An Analysis Of Countee Cullen's Poems Of The Harlem Renaissance

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The Poems of Harlem Renaissance The Harlem Renaissance was a very significant period in the African American literature and it ushered some specific changes in not only the African American literature but the American literature too. The Harlem Renaissance as a movement brought very noteworthy changes in the cultural circle of African Americans and as well on the other hand brought about some very important changes in the socio-political conditions of African Americans who were sustaining their lives in the white-dominated American society. This particular period instigated myriads of learned men and women from the African American community to raise their voices against the racial discrimination but in a non-violent manner and through the…show more content…
Cullen always believed that the primary way through which the African Americans could achieve their ultimate liberty from the white domination was to indulge in the glorification of their black legacy. Cullen believed that it was by re-establishing the supremacy of the African culture, both literary and social, that the African Americans would be able to counter the suppressions rendered by the white Americans. Moreover, it gradually became clear from his works that Cullen himself was suffering from the dilemma of being entrapped in the middle of a dilemma, a dilemma of being African by birth and American by citizenship. Cullen was ambiguous of his own role because he was never able to give up his African heritage and he was not sure how to embrace the American culture because the white Americans always treated the African Americans to be outcast. So, to reveal before African American populace and to the members of the American mainstream society the agony of this double-consciousness that Cullen composed his poem Heritage. It is noteworthy that “The theme of double-consciousness plays the role of “the central contradiction in Cullen’s appraisal of his own racial identity” (Lomax, n.d.). Moreover, as stated earlier, in majority of Cullen’s poems the theme of the identity crisis is…show more content…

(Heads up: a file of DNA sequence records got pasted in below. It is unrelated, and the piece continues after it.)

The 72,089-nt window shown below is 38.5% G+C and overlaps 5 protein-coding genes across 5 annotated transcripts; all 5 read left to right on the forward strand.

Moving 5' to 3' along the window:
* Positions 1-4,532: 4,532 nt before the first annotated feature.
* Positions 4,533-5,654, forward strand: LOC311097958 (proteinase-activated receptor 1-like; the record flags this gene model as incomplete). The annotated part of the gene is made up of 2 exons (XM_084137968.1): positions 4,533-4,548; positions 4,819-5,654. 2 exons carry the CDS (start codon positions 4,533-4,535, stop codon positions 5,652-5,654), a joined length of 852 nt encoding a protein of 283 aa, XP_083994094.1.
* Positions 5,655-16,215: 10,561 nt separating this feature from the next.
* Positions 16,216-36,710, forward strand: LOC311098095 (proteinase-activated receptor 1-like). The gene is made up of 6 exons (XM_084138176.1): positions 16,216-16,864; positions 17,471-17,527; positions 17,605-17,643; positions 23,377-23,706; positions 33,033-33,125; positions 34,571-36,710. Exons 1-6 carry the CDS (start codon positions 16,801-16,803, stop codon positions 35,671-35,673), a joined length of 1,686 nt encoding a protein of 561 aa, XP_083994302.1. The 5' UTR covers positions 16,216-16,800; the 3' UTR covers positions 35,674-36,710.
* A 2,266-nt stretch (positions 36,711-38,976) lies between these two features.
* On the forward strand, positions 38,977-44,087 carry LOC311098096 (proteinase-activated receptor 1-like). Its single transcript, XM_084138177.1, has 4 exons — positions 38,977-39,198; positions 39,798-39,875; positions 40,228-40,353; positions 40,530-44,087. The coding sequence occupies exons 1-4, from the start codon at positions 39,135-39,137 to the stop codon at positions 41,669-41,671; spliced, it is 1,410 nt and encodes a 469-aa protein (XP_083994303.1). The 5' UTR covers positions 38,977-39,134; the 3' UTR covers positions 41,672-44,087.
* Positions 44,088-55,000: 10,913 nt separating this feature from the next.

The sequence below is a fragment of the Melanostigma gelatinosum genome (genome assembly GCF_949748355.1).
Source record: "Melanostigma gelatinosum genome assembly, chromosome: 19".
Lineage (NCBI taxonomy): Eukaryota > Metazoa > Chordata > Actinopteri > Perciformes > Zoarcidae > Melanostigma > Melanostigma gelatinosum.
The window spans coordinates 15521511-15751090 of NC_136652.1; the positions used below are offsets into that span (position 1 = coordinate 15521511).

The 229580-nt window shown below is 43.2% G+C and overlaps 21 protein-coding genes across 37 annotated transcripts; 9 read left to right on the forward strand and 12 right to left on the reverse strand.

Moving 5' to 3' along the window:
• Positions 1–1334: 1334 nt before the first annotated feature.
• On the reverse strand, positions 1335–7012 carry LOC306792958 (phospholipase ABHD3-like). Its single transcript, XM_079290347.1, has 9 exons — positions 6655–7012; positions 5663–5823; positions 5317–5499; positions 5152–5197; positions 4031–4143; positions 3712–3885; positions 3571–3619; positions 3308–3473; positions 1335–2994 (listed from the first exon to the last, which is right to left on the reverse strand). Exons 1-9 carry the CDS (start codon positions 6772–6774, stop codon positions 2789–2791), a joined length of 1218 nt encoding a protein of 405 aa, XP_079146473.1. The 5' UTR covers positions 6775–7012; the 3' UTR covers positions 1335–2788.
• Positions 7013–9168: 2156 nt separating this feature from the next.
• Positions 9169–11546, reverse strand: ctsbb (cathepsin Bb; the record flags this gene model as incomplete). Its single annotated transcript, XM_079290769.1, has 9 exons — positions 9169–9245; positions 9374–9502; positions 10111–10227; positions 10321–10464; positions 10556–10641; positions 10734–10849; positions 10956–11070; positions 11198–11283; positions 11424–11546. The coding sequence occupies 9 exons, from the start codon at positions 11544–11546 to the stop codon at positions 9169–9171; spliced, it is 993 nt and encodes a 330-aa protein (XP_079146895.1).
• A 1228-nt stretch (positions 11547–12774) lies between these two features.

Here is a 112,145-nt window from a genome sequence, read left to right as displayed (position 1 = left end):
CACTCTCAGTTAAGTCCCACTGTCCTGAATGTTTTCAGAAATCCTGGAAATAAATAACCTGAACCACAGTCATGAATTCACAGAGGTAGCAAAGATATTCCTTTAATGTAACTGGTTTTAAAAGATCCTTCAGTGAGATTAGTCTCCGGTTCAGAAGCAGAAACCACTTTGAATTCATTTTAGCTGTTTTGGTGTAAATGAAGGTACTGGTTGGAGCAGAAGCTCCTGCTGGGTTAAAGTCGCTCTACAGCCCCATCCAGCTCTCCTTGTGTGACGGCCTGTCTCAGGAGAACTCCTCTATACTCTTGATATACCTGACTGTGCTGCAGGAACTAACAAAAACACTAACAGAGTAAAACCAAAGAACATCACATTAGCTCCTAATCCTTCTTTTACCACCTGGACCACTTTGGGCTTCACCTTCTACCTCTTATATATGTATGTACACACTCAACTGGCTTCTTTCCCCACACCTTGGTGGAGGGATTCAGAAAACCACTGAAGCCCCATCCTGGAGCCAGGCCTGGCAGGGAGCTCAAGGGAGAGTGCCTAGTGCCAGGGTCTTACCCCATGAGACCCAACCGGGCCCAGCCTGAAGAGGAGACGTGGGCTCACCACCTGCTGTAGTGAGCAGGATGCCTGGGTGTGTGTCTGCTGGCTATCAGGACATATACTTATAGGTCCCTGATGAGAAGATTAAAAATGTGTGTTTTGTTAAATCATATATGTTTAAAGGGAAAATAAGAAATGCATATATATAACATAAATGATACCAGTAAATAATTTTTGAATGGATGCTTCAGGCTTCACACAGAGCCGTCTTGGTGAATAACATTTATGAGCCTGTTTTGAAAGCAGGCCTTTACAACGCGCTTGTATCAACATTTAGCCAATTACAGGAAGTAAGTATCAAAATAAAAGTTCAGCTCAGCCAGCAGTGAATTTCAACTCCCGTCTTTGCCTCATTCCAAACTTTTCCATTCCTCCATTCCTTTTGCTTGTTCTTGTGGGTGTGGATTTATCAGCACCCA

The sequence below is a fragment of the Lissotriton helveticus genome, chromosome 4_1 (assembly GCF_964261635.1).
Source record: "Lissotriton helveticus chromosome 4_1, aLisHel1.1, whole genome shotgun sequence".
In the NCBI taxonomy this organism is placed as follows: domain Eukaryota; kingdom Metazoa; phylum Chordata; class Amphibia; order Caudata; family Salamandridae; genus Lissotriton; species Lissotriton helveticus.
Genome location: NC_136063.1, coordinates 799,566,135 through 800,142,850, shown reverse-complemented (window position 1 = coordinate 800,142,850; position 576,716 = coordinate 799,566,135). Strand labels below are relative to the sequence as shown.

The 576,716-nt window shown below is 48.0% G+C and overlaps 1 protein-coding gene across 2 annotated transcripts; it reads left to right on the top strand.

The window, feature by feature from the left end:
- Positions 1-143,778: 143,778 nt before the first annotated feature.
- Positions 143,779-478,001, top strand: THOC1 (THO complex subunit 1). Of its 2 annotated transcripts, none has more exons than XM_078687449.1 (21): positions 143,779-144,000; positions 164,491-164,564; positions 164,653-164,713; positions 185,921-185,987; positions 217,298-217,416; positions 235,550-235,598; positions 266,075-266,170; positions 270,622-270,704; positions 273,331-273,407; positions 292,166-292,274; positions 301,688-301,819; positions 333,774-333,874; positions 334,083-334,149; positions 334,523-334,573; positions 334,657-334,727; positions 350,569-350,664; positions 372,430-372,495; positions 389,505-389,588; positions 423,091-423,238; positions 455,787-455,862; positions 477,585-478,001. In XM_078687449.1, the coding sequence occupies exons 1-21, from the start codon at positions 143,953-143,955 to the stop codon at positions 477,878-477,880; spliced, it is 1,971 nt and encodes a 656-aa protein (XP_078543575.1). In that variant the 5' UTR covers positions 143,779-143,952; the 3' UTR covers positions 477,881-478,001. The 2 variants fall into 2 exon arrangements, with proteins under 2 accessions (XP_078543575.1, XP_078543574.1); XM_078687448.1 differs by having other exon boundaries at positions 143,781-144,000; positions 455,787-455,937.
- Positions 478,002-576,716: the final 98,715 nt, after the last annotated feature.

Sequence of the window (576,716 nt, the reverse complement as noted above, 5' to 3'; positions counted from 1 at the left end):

In the poetry of McKay, the theme of identity crisis can be seen as recurring. He was a popular figure not only among the African American learned circle but was also in the white intellectual circles of Manhattan. His fame rested mainly on his poems and among his well known poems, the poem Outcast is worthy of mentioning. It is always agonizing to be forced to detach from motherland and this pain of departing from the motherland has been depicted meticulously in McKay’s poem Outcast. In this poem the poet has tried to convey the pathetic condition of the African Americans who were forced to give up their black legacy and was denied to get into the mainstream American society. It was the dual-consciousness of being African and an outsider in the American society which enshrouded the minds of the African Americans and also veiled the entire poem of McKay. The pain of the double-consciousness in McKay’s poem Outcast can be felt in the following

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